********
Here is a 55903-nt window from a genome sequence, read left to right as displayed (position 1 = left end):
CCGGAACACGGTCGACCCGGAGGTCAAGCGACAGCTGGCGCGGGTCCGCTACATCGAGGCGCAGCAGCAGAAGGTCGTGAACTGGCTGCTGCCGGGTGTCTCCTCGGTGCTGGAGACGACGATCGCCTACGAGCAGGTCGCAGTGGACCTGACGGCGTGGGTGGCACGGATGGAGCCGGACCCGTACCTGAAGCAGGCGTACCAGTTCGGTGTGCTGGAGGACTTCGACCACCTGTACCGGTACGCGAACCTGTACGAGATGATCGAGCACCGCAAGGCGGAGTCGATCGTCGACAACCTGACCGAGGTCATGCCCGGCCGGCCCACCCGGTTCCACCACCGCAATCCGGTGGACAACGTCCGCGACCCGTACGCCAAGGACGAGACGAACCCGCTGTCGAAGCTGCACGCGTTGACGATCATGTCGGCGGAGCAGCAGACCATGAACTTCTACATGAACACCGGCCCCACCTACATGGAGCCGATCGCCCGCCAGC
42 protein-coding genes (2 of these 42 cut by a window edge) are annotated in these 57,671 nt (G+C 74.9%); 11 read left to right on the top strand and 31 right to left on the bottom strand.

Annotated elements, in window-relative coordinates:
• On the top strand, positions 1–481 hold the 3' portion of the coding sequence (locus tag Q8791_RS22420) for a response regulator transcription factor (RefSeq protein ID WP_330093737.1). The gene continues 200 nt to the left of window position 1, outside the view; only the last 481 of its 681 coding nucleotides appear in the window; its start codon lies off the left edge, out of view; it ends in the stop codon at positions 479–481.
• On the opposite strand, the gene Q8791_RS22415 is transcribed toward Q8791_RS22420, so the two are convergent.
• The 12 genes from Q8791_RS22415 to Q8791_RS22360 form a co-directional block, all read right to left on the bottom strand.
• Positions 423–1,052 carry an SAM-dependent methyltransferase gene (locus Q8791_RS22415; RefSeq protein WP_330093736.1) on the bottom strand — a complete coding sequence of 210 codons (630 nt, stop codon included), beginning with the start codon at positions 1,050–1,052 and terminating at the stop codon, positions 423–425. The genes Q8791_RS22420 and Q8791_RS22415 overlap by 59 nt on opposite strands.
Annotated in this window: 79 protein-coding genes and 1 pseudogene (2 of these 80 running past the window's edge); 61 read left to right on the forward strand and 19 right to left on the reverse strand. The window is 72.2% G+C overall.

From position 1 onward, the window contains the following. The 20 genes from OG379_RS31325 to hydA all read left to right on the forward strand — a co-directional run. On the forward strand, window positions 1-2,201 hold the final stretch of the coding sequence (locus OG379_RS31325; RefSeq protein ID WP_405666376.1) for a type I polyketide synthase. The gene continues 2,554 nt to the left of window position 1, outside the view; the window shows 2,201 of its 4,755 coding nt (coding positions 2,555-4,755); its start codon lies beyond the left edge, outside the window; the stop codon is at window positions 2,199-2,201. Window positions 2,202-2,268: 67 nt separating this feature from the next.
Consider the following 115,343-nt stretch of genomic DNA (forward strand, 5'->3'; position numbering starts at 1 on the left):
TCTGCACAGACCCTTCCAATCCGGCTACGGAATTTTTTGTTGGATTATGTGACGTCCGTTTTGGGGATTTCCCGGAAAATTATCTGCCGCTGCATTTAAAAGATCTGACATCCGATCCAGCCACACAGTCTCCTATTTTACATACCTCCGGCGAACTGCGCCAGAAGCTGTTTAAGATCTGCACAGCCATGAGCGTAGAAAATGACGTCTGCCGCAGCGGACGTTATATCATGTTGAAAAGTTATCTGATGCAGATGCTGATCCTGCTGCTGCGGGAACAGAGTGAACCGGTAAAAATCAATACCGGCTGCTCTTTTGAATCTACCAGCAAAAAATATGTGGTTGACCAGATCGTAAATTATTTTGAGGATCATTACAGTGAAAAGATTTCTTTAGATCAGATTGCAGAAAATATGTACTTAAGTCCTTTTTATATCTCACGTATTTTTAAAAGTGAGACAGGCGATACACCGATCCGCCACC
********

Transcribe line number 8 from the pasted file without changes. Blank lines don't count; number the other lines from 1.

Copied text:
• Positions 423–1,052 carry an SAM-dependent methyltransferase gene (locus Q8791_RS22415; RefSeq protein WP_330093736.1) on the bottom strand — a complete coding sequence of 210 codons (630 nt, stop codon included), beginning with the start codon at positions 1,050–1,052 and terminating at the stop codon, positions 423–425. The genes Q8791_RS22420 and Q8791_RS22415 overlap by 59 nt on opposite strands.